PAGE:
This is a good news story on many fronts. Cut down on plastics! Keep the streets cleaner! Cut down on beads hanging in trees!
There’s a newcomer in the movement to kick plastic to the curb during Mardi Gras season. While some have looked to paper or even algae as biodegradable alternatives, Jerome Milton’s Houston-based company, NexEvo, has turned to starch as the base for his colorful Carnival beads. When one of the bracelets or necklaces is rolled in the hand, the bioplastic has the same feel as its petrochemical-based counterpart. But instead of taking years to break down into tiny, toxic bits, the plant-based beads will degrade within months in most settings. That means if the beads wash into the catch basins of New Orleans or find their way to a landfill, they will fully decompose on their own without releasing harmful chemicals in the process. The starch material is extracted from a variety of plants in powder form that can be found in corn, wheat, rice and potatoes.nola.com
After 46 tons of beads were swept up in the 2019 Mardi Gras parades, concern shifted to an alternative source as the floats were banned from throwing them.
“There is a solution on the horizon, and it’s in the form of bioplastic that is both biodegradable and compostable,” said Milton said. That biodegradable piece is key, as many bioplastics on the market will degrade but require a commercial composting facility to do so. Not only will the starch-based plastic degrade without assistance, so does the vibrant paint injected into its surface. The speed depends on temperature and moisture.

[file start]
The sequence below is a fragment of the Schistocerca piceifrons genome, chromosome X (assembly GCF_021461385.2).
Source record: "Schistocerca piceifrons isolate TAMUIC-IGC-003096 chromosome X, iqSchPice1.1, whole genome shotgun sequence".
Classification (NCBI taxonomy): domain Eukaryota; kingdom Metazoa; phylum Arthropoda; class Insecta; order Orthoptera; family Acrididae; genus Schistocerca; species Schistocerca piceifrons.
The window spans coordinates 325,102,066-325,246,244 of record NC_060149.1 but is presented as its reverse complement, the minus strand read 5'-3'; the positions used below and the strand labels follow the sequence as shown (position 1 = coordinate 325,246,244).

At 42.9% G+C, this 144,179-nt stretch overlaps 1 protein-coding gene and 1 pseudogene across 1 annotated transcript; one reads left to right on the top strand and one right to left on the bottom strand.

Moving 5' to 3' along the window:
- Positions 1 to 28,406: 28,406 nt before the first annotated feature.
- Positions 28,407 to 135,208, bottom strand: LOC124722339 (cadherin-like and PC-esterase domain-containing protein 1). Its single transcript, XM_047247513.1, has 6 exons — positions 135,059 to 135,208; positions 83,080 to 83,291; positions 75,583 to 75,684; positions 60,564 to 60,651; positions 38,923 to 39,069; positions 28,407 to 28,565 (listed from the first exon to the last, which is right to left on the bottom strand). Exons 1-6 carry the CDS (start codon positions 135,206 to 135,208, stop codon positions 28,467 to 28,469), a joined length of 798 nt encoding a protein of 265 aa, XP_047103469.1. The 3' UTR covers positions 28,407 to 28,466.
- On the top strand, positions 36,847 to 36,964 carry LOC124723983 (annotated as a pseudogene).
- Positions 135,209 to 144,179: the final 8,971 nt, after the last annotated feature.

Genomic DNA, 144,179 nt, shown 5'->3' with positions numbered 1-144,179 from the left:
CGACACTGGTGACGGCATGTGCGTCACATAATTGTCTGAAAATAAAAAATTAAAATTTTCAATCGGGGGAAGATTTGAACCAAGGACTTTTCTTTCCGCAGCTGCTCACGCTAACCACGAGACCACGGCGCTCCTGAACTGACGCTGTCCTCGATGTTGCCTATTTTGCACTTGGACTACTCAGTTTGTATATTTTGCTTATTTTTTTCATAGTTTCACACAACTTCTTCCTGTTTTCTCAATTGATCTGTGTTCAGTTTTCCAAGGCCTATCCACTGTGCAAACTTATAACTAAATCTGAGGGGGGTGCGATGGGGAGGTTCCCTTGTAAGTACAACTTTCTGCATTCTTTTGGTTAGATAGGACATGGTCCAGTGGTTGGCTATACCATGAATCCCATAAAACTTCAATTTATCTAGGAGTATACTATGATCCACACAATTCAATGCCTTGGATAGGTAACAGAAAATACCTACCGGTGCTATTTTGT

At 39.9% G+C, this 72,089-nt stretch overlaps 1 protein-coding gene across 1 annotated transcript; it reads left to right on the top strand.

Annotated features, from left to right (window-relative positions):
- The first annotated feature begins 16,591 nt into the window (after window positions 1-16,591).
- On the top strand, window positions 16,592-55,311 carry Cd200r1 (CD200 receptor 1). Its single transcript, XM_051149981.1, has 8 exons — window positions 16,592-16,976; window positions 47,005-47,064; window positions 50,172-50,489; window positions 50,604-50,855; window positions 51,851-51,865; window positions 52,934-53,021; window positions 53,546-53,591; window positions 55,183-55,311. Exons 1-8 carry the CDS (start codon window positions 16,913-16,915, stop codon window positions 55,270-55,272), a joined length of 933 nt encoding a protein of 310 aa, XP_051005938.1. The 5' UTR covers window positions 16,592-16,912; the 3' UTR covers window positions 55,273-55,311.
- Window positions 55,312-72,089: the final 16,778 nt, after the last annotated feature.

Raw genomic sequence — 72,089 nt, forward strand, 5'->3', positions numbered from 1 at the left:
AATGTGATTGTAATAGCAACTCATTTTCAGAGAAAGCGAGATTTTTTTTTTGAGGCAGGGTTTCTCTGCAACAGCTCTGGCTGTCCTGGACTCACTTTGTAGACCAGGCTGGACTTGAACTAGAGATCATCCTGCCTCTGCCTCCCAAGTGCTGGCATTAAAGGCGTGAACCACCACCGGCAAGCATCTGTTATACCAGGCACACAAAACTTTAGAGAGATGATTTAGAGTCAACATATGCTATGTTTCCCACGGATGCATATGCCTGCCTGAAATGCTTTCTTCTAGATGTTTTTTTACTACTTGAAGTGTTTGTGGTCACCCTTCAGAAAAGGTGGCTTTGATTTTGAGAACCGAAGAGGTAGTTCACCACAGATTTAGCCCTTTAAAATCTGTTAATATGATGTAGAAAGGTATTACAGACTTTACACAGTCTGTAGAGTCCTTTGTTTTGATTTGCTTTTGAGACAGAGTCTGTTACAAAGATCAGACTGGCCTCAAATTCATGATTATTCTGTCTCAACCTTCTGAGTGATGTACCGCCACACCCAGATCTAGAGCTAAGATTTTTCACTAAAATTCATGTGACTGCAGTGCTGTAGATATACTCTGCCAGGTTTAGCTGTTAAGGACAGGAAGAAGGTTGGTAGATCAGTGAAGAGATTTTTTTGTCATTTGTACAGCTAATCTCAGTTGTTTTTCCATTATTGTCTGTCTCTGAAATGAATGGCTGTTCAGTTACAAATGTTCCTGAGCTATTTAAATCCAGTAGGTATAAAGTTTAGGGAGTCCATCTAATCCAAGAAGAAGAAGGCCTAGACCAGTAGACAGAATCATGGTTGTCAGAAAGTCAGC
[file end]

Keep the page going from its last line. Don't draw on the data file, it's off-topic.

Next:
The beads are made from a plant flower and while they feel the same they will have a more natural color as biodegradable paint will be used.
“It does have some very deep, impactful meaning now. It gave me even more of a push to get this done,” he said.
Right now there are algae beads developed by LSU biology professor Naohiro Kato. His beads cost $5/necklace. The newer entry is $.93 to $2 per necklace. Plastic beads cost pennies a necklace. Both inventors say we will need a cultural shift before these biodegradable beads become common usage.
The novelty of Kato’s creation led some to ask if they’d be able to keep his beads forever, which he thought was a funny question. “If you want to keep it, then why am I making biodegradable beads?” he said. “We should start thinking about why we want to keep these biodegradable beads but don’t care about plastic beads.”
Milton’s beads will be processed in Louisiana and will for sale later in the year.
“I can see the light at the end of the tunnel,” Milton said. “There is a ray of hope for the Mardi Gras bead.”